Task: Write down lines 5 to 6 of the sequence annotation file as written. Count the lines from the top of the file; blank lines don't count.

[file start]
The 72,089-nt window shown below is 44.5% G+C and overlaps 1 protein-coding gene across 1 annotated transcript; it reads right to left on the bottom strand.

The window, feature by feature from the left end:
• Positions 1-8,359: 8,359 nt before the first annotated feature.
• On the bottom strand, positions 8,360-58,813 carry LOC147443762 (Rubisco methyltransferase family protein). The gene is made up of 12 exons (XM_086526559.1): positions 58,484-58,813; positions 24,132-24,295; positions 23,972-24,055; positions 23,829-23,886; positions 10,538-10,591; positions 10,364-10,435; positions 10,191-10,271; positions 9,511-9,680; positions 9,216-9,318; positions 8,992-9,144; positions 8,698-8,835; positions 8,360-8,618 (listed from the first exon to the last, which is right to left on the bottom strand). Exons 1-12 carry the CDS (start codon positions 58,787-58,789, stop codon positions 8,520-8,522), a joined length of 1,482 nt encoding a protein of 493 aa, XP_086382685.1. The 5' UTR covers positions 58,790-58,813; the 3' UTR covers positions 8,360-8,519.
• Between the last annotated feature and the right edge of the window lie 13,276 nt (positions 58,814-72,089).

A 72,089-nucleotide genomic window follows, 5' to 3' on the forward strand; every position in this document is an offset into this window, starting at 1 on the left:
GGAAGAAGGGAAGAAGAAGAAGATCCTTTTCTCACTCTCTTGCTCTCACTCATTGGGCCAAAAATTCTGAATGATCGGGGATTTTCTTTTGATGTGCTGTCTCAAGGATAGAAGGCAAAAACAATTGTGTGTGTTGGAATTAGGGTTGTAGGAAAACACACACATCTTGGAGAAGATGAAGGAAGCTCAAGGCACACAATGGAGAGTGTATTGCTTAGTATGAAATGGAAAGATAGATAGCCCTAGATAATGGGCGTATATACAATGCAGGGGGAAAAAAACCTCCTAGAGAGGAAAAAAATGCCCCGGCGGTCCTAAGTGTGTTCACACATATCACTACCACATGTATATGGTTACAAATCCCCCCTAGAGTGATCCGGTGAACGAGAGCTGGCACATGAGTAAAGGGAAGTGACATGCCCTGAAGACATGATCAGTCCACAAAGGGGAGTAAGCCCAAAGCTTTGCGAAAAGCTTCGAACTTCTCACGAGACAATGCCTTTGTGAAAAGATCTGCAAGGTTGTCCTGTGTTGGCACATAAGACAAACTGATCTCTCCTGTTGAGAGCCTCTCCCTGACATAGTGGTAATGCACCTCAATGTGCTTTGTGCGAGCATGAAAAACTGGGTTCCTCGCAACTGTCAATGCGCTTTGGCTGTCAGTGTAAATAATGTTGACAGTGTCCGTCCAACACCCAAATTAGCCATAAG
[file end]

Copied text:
• Between the last annotated feature and the right edge of the window lie 13,276 nt (positions 58,814-72,089).

A 72,089-nucleotide genomic window follows, 5' to 3' on the forward strand; every position in this document is an offset into this window, starting at 1 on the left: